- With a full-frame camera, you are getting access to better bokeh when you compare it to a crop sensor. You would still need to go with a good lens with a wide aperture, but overall, a full-frame camera is still a good option.
- Another benefit here is that full-frame cameras are excellent in low-light performance. Since the sensor is bigger, it can process more light. Which helps in better low light performance, and the effects of a higher ISO are also mitigated.
Disadvantages Of Full Frame Cameras
While I admit that the full-frame cameras should be an industry standard, another thing that you should know about these cameras is that they do have some downsides.
While these are never in the sense of how functional they are, it is better that you are looking at some downsides.
- Full frame cameras tend to be more expensive than crop sensors or MFT sensor cameras.
- These cameras are also heavier and bigger in terms of overall size.
Honestly, these are the two big disadvantages I think of whenever we are talking about full-frame cameras.
As I have been using one for as long as I can remember, and there have not been any issues in terms of the performance or composition of the images. Full frame cameras have been great in every sense of the way.
Reasons Why You Should Buy A Full-Frame Digital Camera
If you have made up your mind that you want to go with a camera, let it be a full-frame camera. Yes, that is the case even if you are looking to buy your first camera because it is always going to be better if you are investing in a more expensive camera.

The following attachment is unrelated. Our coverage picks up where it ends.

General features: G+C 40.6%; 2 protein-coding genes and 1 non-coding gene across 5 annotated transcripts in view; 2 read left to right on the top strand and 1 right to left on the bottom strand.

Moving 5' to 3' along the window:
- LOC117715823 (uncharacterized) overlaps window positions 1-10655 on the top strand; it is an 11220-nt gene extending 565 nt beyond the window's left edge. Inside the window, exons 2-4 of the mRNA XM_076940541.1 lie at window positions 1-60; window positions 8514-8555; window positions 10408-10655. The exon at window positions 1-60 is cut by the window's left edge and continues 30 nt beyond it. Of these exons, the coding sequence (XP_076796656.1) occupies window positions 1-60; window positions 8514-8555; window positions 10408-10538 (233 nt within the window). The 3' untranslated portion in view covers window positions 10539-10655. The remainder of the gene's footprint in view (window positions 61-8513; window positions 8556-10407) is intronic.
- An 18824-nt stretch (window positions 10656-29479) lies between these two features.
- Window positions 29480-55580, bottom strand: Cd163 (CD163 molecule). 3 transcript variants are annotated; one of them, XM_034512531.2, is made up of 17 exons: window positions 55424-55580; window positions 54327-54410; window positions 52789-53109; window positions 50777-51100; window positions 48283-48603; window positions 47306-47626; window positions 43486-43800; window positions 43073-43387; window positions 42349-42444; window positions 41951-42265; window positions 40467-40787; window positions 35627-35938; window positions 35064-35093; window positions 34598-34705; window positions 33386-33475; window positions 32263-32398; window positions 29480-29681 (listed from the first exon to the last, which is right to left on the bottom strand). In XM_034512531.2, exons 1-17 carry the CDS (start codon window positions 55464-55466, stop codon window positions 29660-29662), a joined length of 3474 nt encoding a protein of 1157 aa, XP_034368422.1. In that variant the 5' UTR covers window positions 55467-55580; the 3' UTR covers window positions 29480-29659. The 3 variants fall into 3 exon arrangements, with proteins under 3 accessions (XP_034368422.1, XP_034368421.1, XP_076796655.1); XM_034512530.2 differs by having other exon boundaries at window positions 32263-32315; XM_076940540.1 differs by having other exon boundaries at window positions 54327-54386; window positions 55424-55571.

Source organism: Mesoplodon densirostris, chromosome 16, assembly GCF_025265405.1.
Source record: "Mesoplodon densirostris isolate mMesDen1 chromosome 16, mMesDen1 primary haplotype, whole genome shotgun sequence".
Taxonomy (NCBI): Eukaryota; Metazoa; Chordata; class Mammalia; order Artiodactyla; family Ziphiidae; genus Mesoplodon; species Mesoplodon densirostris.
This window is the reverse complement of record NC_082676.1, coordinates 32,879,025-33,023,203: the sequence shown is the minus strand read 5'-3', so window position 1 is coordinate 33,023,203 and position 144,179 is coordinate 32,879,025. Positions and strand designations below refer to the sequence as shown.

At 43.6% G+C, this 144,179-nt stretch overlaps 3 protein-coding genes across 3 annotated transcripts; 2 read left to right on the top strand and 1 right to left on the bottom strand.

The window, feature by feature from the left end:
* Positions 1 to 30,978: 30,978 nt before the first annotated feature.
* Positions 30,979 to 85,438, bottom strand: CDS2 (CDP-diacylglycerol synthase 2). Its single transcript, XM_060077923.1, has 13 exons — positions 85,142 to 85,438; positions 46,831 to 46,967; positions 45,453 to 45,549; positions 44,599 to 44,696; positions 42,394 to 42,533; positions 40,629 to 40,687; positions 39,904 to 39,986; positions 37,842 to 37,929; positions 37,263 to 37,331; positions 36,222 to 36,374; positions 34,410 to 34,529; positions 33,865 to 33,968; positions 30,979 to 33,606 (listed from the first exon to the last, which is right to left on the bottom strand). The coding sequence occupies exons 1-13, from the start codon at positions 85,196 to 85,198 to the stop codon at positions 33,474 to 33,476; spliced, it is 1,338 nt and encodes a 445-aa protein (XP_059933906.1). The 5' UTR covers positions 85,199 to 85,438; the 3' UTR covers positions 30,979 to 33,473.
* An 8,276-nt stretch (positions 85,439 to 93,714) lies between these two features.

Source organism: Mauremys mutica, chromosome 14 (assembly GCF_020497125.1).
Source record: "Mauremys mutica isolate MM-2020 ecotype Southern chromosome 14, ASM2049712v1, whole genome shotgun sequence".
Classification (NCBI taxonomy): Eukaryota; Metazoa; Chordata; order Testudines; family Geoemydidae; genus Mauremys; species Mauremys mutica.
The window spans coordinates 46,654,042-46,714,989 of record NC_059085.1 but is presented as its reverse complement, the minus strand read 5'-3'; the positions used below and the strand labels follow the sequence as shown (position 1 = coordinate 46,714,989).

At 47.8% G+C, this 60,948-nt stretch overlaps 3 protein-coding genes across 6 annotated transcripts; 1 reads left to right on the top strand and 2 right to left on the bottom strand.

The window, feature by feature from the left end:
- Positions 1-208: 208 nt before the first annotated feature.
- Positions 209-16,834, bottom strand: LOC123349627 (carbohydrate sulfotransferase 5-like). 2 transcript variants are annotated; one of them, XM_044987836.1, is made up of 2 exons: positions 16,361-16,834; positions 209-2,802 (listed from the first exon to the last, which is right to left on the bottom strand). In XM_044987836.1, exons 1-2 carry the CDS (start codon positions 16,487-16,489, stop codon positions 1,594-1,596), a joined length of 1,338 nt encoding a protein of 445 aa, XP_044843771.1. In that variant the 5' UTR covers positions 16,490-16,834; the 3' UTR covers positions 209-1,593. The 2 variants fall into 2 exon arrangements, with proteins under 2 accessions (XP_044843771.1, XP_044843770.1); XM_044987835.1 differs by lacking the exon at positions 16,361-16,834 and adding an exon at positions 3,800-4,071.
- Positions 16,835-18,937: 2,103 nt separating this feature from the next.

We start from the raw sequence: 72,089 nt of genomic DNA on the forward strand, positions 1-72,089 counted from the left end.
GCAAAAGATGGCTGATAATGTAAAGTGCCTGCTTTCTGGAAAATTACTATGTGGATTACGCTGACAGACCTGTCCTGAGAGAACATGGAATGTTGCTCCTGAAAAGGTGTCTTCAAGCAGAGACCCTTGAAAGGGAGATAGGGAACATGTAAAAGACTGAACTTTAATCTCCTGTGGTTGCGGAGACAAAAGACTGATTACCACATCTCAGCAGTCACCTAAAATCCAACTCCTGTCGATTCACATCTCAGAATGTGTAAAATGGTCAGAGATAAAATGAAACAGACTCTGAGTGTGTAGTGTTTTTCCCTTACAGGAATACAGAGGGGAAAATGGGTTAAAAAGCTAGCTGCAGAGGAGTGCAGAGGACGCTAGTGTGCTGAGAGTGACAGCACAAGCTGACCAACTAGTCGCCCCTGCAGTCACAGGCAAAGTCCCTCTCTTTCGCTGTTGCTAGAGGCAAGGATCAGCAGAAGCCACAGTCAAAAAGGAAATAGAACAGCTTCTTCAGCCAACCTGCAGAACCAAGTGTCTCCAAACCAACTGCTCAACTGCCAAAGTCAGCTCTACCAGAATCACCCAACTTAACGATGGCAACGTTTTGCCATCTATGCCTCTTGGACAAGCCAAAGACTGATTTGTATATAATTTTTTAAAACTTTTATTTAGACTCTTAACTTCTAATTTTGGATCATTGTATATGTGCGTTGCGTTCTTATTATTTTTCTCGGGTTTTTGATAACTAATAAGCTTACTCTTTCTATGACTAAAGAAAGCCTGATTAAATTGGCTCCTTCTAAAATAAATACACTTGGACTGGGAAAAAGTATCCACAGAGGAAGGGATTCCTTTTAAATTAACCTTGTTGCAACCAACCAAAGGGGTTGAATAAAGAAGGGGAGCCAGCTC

You might be wondering about whether there are some convincing reasons behind a full-frame camera, and to be honest. There are a lot of reasons for you to go with a full-frame camera.
Still, I am mentioning some of the most common reasons why a full-frame camera makes more sense than any other offering that is available in the market.
For starters, once you do invest in a full-frame body, you will not have to stress over upgrading after some time. A full-frame camera can take you a long time, you just have to keep adding better lenses, and that is all you need.
A full-frame camera is also more suited for almost every use. Whether you are shooting videos or taking pictures, you can get great results from a full-frame body.
Another reason why you should be going for a full-frame camera is that you can use any lens there is without having to worry about the crop factor ever coming in the way of how you are trying to frame your shot. For instance, a 50mm lens on a crop sensor is almost 85mm, which is not that ideal.
If you are serious about getting a full-frame camera, and you need enough reasons to convince you, these should do the job just fine, and there will not be any issues either.